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Schooling: Homeschool vs. Public School vs. Private School
One of the toughest decisions that you're going to face as a parent is that you're going to have to decide where to send your kids to school. For some parents the choice is easy because the options are limited by funds and availability of a parent's time. Those kids just have to go to the local public school, no doubt about it. However, most parents at least consider alternative options like private school and homeschooling. And even parents looking at public schools often have options such as charter schools and magnet schools. It's a tough call because there are pros and cons to each option.
Here's a closer look at what the benefits and drawbacks are of different types of schooling for children:
Public School Pros and Cons
The public school is the most obvious first choice for many families but it's also one that can cause them a lot of concerns.
Commonly cited benefits of the public school choice include:
- Convenience. Proximity to home, availability of school bus transportation and other facts about public school make this an easy one on a daily basis.
- Cost. It's free so you don't have to think about pay for your kid's education.
- It's the norm. Kids will basically fit in with society after going through standard schooling.
- Diversity. Kids will get to meet all kinds of different people and will learn tolerance (eventually) for everyone.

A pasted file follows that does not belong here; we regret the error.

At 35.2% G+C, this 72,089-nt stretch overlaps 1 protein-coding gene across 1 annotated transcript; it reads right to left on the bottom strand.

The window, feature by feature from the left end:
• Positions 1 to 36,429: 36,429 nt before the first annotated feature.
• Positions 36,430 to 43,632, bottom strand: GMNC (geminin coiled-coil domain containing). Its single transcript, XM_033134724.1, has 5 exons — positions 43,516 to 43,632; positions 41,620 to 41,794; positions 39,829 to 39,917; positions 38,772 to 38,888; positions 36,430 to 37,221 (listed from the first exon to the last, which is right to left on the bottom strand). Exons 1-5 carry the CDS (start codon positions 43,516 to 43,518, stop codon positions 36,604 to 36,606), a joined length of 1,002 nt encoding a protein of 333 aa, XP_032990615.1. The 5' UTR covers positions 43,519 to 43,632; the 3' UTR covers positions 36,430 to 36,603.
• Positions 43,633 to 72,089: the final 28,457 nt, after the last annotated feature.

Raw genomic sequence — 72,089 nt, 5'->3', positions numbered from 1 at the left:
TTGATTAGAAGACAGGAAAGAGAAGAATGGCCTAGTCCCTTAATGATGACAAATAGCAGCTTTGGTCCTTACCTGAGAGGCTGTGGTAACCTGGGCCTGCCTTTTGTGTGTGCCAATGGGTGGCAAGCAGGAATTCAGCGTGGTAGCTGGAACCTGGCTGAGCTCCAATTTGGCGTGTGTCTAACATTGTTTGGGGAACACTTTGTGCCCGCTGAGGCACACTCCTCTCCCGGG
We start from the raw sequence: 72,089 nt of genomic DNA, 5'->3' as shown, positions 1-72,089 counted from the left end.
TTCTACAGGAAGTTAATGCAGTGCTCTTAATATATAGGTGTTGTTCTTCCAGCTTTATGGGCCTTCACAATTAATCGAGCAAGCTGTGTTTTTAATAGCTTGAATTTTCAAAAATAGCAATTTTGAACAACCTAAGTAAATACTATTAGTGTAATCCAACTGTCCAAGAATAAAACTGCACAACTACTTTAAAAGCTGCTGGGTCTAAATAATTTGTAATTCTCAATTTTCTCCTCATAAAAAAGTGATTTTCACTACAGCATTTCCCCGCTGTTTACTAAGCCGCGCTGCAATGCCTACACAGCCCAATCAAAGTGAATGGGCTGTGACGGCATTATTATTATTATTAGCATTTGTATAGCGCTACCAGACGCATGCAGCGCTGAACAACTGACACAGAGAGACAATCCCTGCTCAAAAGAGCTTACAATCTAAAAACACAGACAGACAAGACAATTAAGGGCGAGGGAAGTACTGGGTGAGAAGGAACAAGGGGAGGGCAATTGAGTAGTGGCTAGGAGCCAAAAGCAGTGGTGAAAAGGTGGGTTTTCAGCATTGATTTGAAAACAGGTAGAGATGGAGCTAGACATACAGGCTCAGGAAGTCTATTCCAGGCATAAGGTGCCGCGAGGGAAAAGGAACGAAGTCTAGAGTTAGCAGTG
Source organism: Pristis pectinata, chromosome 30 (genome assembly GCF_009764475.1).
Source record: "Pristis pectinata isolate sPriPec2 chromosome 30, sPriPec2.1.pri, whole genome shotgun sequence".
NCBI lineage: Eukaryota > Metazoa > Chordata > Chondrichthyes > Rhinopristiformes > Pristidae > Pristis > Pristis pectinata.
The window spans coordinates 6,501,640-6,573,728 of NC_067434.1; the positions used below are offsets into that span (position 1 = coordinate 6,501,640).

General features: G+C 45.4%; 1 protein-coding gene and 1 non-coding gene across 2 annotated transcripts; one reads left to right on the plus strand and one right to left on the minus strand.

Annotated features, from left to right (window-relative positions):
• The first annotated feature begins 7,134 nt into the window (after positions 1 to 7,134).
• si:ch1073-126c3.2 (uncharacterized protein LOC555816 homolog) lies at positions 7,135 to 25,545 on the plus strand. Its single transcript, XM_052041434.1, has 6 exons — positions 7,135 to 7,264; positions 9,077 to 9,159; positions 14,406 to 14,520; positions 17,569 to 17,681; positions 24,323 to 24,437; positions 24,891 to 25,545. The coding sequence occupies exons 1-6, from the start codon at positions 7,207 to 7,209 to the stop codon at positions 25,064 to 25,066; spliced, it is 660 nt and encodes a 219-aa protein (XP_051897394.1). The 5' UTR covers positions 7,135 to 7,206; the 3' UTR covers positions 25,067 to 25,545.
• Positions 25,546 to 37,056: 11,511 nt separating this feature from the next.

Commonly cited drawbacks of the public school choice include:
- Low quality of education. Many people feel that public schools gear education to the lowest common denominator in the school which means that smart kids lose out.
- Peer problems. Kids may argue with peers or pick up bad habits in public schools where diversity is common.
- Design of education. The public school has a curriculum that doesn't really allow for individuality or input from the parent. Your kid will learn what the school says he will learn.
Private School Pros and Cons
The private school choice diminishes some of the problems associated with the traditional public school but will bring up its own issues.
Commonly cited benefits of the private school choice include:
- Higher quality of education. These classes are generally geared towards college-bound kids.
- Future opportunities. Private schools look good on resumes and open doors. Kids from private school tend to stick together into adulthood and may help each other out with careers in the future.
- Close community. This close community extends to parents and teachers and creates a situation in which there are a lot of people looking out for your kid.
- Less diversity. Some parents prefer that their kids "stick to their own" so to speak.
Commonly cited drawbacks of the public school choice include:
- Cost. It's not going to be free to go here and you'll have to invest money in different activities throughout the year.
- Time-intensive. Parents are typically expected to be involved in volunteer efforts with the school which can take time.
- Limited experiences. The lack of diversity that is often encountered in public schools is a drawback when kids have to deal with a more diverse world.